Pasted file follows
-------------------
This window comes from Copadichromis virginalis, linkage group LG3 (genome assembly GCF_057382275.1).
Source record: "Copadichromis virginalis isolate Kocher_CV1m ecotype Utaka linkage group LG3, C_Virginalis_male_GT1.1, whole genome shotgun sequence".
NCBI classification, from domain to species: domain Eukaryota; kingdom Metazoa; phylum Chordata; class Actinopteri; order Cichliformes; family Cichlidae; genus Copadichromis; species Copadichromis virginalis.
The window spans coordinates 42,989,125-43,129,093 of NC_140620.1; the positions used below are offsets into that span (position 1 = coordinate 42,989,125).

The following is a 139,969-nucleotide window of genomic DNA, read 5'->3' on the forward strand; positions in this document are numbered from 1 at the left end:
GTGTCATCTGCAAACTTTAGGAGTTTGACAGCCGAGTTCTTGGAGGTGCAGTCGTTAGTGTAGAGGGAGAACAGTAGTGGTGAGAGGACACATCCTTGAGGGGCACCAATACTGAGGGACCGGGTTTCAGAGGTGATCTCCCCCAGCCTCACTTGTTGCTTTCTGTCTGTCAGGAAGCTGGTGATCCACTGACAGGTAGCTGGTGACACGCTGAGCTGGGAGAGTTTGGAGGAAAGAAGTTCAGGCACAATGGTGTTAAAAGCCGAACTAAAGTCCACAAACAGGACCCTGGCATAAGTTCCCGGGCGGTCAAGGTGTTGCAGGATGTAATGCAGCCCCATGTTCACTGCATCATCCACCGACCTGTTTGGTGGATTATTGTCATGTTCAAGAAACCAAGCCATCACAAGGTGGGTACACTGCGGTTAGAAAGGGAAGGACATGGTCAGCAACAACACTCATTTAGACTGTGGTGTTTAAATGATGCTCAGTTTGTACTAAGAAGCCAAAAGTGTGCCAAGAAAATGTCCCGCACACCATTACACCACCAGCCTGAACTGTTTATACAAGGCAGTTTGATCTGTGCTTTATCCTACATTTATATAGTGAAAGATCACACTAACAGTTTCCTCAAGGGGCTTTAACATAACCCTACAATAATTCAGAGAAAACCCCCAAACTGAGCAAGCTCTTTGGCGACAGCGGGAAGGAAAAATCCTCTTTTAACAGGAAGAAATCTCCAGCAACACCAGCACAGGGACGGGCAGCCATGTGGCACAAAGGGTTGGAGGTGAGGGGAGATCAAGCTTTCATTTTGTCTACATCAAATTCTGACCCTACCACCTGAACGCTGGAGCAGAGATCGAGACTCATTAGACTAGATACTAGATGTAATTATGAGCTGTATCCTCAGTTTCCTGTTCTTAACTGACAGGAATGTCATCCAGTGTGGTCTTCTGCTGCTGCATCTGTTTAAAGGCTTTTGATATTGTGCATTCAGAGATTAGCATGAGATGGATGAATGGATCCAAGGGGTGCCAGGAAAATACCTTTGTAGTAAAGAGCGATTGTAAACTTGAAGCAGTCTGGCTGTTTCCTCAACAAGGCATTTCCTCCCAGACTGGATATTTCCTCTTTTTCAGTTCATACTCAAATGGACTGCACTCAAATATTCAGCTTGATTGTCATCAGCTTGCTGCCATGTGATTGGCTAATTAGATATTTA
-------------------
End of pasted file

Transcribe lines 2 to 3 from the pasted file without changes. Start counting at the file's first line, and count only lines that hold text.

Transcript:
Source record: "Copadichromis virginalis isolate Kocher_CV1m ecotype Utaka linkage group LG3, C_Virginalis_male_GT1.1, whole genome shotgun sequence".
NCBI classification, from domain to species: domain Eukaryota; kingdom Metazoa; phylum Chordata; class Actinopteri; order Cichliformes; family Cichlidae; genus Copadichromis; species Copadichromis virginalis.